Dilaudid Drug Abuse

 The Brand-Name Form of Hydromorphone

Dilaudid is a strong narcotic analgesic, commonly prescribed for the relief of moderate to severe pain from burns, cancer, surgery, injury, and heart attack. In addition to its pain relieving effects, Dilaudid also gives users a "rush" that has been described as very similar to that of heroin. This "rush" can lead individuals to seek out the drug for recreational use and descend into Dilaudid drug abuse. Many individuals inadvertently become addicted to dilaudid while receiving it for a medical condition. This can occur when Dilaudid is used for more than a few weeks or at higher doses.

Dilaudid drug abuse can also be fueled by increased user tolerance. This tolerance first becomes apparent as the effects of the drug wear off after shorter and shorter periods of time. Later, individuals will require a higher dose to achieve the same effect. Over an extended period of Dilaudid drug abuse, individuals undergo physical and psychological changes that make them feel that they need the drug to feel normal.

Side Effects of Dilaudid Abuse

In addition to its potential for addiction, Dilaudid drug abusers can have a number of side effects. These include: anorexia, anxiety, constipation, dizziness, drowsiness, fear, difficulty urinating, mood swings, nausea, restlessness, sedation, sluggishness, and vomiting. Dilaudid drug abuse can also cause serious and even life-threatening respiratory depression. These effects can all be intensified by alcohol – which is a common factor in many Dilaudid overdoses.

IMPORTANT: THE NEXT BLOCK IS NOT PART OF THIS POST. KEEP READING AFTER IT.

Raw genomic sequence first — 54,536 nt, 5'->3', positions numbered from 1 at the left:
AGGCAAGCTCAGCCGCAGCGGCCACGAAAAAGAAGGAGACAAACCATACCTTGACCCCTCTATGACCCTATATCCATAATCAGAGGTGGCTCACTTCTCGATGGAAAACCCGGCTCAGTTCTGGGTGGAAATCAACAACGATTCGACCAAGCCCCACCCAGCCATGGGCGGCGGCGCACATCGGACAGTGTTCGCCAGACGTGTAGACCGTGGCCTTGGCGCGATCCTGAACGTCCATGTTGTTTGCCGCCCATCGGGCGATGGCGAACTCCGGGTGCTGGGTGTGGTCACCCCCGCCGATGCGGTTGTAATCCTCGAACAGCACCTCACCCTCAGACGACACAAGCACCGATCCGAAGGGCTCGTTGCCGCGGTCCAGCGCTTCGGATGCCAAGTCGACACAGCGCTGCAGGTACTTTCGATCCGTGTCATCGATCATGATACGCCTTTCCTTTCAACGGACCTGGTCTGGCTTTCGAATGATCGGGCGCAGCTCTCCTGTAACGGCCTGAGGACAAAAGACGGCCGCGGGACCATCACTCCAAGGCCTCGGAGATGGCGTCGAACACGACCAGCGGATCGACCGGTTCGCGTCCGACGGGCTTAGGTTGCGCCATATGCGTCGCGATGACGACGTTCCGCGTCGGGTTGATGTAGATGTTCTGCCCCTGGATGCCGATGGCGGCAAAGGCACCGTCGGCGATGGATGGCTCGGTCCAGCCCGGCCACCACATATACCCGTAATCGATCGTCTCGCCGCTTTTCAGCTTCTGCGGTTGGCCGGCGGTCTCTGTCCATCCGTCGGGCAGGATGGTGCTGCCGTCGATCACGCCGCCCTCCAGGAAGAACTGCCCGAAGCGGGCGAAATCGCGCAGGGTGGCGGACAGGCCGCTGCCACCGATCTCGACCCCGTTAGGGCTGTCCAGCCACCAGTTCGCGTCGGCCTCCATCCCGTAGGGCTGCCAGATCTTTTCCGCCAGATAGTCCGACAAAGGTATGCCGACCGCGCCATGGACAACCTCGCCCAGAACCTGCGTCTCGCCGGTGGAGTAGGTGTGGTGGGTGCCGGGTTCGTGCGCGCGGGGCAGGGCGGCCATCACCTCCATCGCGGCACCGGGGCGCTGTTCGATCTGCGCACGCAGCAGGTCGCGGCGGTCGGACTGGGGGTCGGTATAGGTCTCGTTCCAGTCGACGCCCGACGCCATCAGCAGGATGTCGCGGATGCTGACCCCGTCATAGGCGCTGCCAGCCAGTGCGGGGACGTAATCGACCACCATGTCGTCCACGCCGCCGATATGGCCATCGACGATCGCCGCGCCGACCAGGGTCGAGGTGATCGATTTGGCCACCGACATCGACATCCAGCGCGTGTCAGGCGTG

Dilaudid Withdrawal Symptoms

Dilaudid withdrawal symptoms can be quite serious, and include: anxiety, insomnia, sweating, chills, shivering, restlessness, yawning, disturbed sleep, irritability, anxiety, weakness, muscle spasms, nausea, anorexia, vomiting, intestinal spasms, diarrhea, repetitive sneezing, hot and cold flashes, and muscle cramps. Sometimes they require immediate medical attention. This is why anyone looking to end their cycle of Dilaudid abuse should do so in a medically supervised detox facility. Even after detoxification, individuals generally need long-term drug treatment and counseling. 

 

Contact the National Information Center for Pain Medication Addiction anytime toll-free at (855) 222-1980 or through our online form, and receive the answers, information or our recommendation for the help you or your loved one need to stop their pain medication addiction!

Get back the quality of life and level of dignity that is only possible when you or your loved one are no longer addicted to pain medication drugs . . . regardless of whether they were obtained legally or illegally.

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